QU Poll: Biden with steady lead over Trump in new national poll

August 22, 2017, PHOENIX, AZ U.S. President Donald J. Trump speaks to crowd of supporters at the. 2020, US President. (ID 116449600 © Joe Sohm | Dreamstime.com) | Former Vice President Joe Biden campaigns in Hampton, New Hampshire, USA, on Feb. 9, 2020, during the presidential primary. (ID 172244181 © Andrew Cline | Dreamstime.com)

In the race for the White House, former Vice President Joe Biden leads President Donald Trump 52 – 42 percent among likely voters in a Quinnipiac University national poll released Wednesday, September 23, 2020. Those numbers are unchanged from a September 2nd national poll when Biden led Trump 52 – 42 percent.

“Voters think Biden is smarter, more honest, more level headed, and cares more about Americans than the president. And that, in part, translates into a ten-point lead,” said Quinnipiac University Polling Analyst Tim Malloy.

Democrats back Biden 96 – 2 percent, independents back him 49 – 41 percent, and Republicans back Trump 91 – 7 percent.

Ninety-four percent of likely voters who selected a candidate for president say their minds are made up, while 5 percent say they might change their minds.


Looking ahead, 47 percent plan to vote in person on Election Day, while 34 percent plan to vote by mail/absentee ballot, and 15 percent plan to vote at an early voting location.

Among voters who say they plan to vote in person on Election Day, 57 percent support Trump while 35 percent support Biden. However, among voters who plan to vote by mail/absentee ballot, 68 percent back Biden while 26 percent support Trump. Among those who plan on voting at an early voting location, 65 percent support Biden, while 34 percent support Trump.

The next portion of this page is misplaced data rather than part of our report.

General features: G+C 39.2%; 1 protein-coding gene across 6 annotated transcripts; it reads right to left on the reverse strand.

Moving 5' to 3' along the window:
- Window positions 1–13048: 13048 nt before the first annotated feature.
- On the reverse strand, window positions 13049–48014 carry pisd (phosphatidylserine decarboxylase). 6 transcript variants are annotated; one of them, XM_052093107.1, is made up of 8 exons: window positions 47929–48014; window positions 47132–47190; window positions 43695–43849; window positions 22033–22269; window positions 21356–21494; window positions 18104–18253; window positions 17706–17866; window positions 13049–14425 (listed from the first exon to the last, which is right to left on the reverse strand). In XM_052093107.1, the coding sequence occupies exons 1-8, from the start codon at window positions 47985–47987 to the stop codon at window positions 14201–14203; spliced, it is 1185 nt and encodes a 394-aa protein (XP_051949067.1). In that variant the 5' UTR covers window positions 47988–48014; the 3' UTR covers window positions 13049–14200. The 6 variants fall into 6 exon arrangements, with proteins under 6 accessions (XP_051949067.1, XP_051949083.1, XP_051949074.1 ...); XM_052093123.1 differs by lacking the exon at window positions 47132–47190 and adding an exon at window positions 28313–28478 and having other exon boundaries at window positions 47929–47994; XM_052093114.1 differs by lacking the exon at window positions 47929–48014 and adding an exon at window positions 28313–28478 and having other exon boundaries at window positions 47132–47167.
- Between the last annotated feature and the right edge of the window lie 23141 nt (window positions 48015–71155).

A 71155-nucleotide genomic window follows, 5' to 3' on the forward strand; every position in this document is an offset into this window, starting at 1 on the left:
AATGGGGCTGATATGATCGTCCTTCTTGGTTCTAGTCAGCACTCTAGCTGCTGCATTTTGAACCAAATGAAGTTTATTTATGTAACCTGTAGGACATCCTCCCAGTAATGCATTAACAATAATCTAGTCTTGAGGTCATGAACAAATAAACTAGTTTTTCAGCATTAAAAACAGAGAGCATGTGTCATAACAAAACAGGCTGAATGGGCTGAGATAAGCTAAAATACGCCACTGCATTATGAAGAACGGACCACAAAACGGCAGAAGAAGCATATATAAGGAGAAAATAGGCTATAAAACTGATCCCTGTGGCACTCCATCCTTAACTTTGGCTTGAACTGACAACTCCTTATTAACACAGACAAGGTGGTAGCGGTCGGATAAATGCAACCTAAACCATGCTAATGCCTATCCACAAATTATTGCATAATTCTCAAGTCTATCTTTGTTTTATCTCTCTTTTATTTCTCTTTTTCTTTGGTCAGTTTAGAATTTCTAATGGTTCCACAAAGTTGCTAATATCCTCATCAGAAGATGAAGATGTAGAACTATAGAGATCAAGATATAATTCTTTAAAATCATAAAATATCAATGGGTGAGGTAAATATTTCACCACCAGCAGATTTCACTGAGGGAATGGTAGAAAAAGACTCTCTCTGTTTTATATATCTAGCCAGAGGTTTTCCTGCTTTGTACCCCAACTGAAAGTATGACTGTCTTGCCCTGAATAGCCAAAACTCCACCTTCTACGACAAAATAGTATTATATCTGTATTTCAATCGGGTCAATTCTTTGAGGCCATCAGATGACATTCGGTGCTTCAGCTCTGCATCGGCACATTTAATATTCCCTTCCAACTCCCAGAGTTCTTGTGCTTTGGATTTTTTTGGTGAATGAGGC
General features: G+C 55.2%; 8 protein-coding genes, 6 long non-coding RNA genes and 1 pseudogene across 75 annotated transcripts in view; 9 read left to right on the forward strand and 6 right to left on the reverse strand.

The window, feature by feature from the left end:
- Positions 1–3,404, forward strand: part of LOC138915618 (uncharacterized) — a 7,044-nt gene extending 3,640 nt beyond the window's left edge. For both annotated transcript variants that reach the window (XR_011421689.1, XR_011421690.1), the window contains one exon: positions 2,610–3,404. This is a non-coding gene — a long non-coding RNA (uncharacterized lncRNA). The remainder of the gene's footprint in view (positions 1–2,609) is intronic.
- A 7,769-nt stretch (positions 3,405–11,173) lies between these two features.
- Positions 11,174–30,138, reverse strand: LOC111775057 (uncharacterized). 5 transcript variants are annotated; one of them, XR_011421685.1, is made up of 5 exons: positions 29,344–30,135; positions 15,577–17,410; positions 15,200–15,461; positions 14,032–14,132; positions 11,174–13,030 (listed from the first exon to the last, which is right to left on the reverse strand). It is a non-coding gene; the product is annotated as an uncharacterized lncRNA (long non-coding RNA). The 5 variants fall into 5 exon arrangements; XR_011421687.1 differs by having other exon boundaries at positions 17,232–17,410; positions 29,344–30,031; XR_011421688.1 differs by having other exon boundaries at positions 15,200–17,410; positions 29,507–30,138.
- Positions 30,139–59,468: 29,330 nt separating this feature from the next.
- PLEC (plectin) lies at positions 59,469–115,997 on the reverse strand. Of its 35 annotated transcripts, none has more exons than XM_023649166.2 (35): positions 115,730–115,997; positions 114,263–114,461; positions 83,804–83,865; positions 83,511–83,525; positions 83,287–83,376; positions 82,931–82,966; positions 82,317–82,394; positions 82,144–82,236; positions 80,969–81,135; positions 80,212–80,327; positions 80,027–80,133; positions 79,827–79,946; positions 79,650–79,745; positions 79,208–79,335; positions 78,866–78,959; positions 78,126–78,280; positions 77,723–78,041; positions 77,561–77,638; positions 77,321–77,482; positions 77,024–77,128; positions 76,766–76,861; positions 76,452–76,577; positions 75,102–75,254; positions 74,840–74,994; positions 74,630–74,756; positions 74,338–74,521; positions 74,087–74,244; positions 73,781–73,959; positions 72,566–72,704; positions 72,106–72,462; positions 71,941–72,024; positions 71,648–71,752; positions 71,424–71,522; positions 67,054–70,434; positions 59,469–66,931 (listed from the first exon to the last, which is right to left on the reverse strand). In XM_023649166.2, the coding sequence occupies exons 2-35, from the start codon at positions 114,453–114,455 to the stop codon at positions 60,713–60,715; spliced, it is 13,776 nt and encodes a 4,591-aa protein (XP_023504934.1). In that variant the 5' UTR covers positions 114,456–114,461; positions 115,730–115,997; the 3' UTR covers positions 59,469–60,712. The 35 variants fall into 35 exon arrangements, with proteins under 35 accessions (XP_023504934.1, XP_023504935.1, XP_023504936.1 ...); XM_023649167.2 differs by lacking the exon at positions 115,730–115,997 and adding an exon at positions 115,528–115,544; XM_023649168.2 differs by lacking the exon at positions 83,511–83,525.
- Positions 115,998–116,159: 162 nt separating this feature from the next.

Just 30 percent of likely voters think the country will know the winner of the presidential election on Election Night, while 63 percent say they think we will not know.

“Don’t hold your breath on Election Night. Nearly two-thirds of likely voters don’t anticipate going to bed on November 3rd with the election settled,” added Malloy.

Sixty-six percent of likely voters say they are either “very” or “somewhat” concerned that a foreign government may try to interfere in the 2020 presidential election, while 33 percent say they are either “not so concerned” or “not concerned at all.”


Biden receives a mixed favorability rating, as 45 percent have a favorable opinion and 45 percent have an unfavorable opinion. President Trump has a negative favorability rating, as 41 percent have a favorable opinion and 55 percent have an unfavorable opinion.

Likely voters give Biden better scores than Trump on six personal traits, as they say:

  • 49 – 43 percent that Biden is honest, and 59 – 35 percent that Trump is not honest;
  • 50 – 42 percent that Biden has good leadership skills, and 55 – 43 percent that Trump does not;
  • 58 – 36 percent that Biden cares about average Americans, and 53 – 45 percent that Trump does not;
  • 56 – 37 percent that Biden is level headed, and 61 – 36 percent that Trump is not level headed;
  • 65 – 30 percent that Biden is intelligent, and 52 – 44 percent that Trump is also intelligent;